• I totally agree that the main benefit here is largely seated efforts. And I think at lower price points (where most of the smaller players are), it makes total sense.

      RE: “And if we criticize rockers for their backwards movement, what about the entire lack of movement on typical rigid trainers?”

      However, one has to remember that while a static trainer with no movement is likely less ideal than a movement solution – it’s also a zero-additive price point. Meaning, with adding a $500 plate – you’re paying $500 more for a solution than not having a solution. So no-movement is ‘free’, whereas everything else costs more. Whether or not paying $500+ (or building your own for cheaper or whatever) is worthwhile for non-outdoor accurate movement totally depends on ones views/usage.

      Which is why at this stage (in early 2020), comparing trainers against other trainers, movement doesn’t tend to be a defining feature for most (since the R1 is largely a no-go due to technical/accuracy issues). Leaving really the slight movement on the NEO.

      If we get to the point where in 2025 we’re comparing a Wahoo KICKR 2025 vs a Saris H7 vs an Tacx NEO Red Pill vs an Elite Pizza Slice that all have movement – then I think it’s more valid to be critical of the movement aspects they each might have – since that was included in the baseline.

      Just my two cents…

    • Chad McNeese

      Totally agree. I think there is so much to gain from even the most simple and minimal rockers vs rigid setups. This is all still relatively new and I think there is progress to be made with separate rockers and hopefully integrated movement in the coming years.

      It’s all a bit messy really, since we are slipping these rockers under existing trainers. It probably won’t see the same level of development we’ve seen in pure smart trainers, but I hope to see some competition that will push the designs and functions more, and get them to better price points.

      Ignoring the production related issues of 2019, we have a minor stall in trainer development, since we have pretty much seen a peak in what is possible. Getting them to lower price points was the large push (and may have lead to many of the issues we saw?), so perhaps motion is an area where trainer makers can work to add function and separate themselves from others.

      Long term, I think integrated motion is the right direction for this all to go, to keep the costs, complexity, size and such a bit more optimized. The separate solutions are great for allowing people to use the existing gear they already own. But I think there are some potential benefits once it’s all wrapped up together.

  3. If it were $599, it’d be a no-brainer. At the cost of a new smart trainer alone…nope.

  4. Luis R De Freitas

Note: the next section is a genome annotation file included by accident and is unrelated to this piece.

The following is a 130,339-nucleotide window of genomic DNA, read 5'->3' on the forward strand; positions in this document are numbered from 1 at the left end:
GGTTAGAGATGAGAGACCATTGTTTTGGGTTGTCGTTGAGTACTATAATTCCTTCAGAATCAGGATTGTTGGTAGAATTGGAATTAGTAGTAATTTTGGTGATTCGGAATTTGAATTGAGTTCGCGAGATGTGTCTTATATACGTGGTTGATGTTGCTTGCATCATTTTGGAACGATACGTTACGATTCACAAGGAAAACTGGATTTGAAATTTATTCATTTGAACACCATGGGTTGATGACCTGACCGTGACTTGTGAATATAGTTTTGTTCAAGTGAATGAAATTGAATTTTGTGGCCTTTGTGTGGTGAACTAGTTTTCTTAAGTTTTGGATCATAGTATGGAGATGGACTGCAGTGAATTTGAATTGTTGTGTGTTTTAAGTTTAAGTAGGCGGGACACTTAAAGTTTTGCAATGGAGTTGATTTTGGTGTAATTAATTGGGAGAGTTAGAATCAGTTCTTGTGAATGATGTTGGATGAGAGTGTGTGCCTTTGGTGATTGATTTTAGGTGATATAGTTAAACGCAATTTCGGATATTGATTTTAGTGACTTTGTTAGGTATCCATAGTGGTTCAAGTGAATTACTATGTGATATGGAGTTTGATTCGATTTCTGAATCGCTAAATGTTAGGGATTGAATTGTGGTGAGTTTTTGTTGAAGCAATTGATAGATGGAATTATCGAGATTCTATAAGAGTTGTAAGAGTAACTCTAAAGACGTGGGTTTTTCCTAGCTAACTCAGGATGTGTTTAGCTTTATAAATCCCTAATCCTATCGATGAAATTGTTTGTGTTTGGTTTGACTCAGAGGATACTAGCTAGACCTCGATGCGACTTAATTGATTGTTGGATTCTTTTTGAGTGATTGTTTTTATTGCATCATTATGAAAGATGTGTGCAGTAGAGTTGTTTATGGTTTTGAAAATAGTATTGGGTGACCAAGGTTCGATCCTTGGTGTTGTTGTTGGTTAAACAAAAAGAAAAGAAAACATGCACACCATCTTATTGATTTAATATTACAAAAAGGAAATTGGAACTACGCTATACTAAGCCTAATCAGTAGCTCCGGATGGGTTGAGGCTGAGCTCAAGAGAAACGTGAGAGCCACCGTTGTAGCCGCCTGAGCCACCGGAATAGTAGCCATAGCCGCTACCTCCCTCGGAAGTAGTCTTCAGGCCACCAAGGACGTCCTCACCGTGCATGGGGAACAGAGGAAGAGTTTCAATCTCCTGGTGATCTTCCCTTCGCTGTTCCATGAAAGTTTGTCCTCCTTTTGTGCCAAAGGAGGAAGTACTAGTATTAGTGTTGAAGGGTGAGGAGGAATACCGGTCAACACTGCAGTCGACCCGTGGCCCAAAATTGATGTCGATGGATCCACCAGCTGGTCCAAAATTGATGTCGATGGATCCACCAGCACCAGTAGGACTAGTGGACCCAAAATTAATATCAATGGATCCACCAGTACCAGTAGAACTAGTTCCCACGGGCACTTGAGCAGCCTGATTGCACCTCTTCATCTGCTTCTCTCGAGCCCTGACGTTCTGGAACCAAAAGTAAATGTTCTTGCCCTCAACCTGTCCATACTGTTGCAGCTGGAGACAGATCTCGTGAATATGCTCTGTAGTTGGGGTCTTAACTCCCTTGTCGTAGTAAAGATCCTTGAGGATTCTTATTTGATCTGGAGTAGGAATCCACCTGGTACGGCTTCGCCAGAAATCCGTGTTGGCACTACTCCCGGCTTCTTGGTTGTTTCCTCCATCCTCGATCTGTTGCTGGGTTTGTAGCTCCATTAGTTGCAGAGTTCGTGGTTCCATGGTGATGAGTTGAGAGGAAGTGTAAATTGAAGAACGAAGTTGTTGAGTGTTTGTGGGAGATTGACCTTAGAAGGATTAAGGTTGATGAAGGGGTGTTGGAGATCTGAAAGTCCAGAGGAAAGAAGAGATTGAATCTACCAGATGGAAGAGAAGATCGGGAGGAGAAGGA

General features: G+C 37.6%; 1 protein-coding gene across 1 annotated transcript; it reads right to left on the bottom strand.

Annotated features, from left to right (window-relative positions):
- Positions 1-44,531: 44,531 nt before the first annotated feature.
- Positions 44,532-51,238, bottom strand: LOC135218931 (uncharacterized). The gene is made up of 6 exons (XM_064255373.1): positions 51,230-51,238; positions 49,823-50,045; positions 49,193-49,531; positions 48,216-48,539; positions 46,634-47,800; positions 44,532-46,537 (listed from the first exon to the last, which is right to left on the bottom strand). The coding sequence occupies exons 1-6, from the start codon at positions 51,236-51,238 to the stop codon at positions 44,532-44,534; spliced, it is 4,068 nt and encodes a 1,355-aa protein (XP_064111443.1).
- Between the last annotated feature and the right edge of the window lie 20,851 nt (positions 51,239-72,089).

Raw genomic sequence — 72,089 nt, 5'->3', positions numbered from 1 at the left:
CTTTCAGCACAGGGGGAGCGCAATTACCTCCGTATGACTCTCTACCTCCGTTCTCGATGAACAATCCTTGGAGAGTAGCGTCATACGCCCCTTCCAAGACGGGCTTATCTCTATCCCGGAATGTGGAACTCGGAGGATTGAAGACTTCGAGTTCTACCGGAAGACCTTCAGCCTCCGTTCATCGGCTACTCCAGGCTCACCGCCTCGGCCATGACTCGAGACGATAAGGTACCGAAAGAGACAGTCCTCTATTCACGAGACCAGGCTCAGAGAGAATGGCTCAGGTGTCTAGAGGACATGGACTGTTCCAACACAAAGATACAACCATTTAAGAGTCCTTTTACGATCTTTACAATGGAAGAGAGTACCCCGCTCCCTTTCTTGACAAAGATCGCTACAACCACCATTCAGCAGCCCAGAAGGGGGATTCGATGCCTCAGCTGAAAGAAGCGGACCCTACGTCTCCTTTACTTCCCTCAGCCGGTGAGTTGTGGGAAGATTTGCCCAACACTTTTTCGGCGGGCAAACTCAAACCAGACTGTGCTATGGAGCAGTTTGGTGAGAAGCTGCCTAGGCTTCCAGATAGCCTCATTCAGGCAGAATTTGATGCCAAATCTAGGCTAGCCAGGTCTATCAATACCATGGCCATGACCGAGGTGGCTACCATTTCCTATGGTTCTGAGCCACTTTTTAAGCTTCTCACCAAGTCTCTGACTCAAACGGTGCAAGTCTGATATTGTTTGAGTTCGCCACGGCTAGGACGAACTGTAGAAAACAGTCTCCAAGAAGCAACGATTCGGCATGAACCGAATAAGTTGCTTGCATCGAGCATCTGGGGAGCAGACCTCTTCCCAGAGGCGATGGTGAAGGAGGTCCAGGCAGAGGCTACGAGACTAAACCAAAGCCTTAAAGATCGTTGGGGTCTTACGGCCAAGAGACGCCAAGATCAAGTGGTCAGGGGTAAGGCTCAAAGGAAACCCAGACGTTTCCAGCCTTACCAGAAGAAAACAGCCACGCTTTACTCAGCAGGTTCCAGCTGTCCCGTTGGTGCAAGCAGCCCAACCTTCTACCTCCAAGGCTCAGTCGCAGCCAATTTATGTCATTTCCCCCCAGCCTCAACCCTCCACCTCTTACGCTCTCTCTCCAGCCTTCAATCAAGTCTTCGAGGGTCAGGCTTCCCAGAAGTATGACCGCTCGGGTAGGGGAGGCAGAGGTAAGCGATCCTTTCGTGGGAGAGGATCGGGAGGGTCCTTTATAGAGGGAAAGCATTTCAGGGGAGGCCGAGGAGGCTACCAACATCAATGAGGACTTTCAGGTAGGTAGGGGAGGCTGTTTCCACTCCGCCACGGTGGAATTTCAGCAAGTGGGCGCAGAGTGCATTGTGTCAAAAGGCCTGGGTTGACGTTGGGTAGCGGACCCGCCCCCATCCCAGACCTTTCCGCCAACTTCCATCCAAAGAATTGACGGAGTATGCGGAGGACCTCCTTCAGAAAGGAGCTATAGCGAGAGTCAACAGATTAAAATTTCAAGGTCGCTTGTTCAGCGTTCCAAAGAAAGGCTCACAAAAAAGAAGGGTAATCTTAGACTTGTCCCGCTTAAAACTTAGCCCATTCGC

Yeah $499-599 I will order right away but at it is a no go at $1200.

    Love the idea for sure.

    • Bikeman

      I’m with John & Luis. $5-600 is a good starting point. Someone will do it. I’d just like it to be Saris.

    • Chad McNeese

      There are already a number of small US and EU builders offering various versions of rocker plates around $500 USD and less. Not all have as much fore-aft movement as the MP1 (some with none), but they are much more palatable compared to the MP1.

    • Which ones at sub-$500 have both fore-aft and side to side?

    • Chad McNeese

      Inside Ride E-Flex is $450 USD (pre-shipping) and the main one that has rock and fore-aft on par with the MP1.

      The SBR Rockr Pro is $600 USD (I thought it was closer to $500, my mistake) and includes a minor amount of fore-aft via the rubber mount flex (15mm is what I remember being quoted from SBR).

      I think the Turborocks Real plate is similar to the SBR, at £389.00

      Those are the main ones I know right now.

  5. Ian S

    Thanks Ray, great review as ever. Totally agree with the summary, I really want one but the price needs to be halved to make it work. Very few people are going to drop 1200 to make their indoor rides a bit more comfortable….

  6. David Desser

    Ray, Thank you for this and all the other great reviews.

    Did you reach a conclusion on the usability of a Kickr Climb + the MP1 Platform?

    If the rider solves the issue of the metal channels affecting the normal movement of the Climb, would the MP1 be a more compelling product (e.g. a Kickr bike at lower cost w/added feature of fore/aft movement)?

    • I don’t see it as a usable combo at this juncture. I did however use it on the prototype platform for many months as a combo.

      The key difference is that platform didn’t have the channel grooves, which bump up just a little bit above the surface (for good reason), however in the case of the CLIMB it keeps it from sitting level. So i found it seemed to want to rotate as it went up. I didn’t fiddle a ton with it, since it got kinda sketchy quick.